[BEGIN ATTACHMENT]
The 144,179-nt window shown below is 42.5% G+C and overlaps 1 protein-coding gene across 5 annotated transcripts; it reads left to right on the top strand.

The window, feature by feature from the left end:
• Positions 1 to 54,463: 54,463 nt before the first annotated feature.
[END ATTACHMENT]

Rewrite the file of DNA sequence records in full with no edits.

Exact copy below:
The 144,179-nt window shown below is 42.5% G+C and overlaps 1 protein-coding gene across 5 annotated transcripts; it reads left to right on the top strand.

The window, feature by feature from the left end:
• Positions 1 to 54,463: 54,463 nt before the first annotated feature.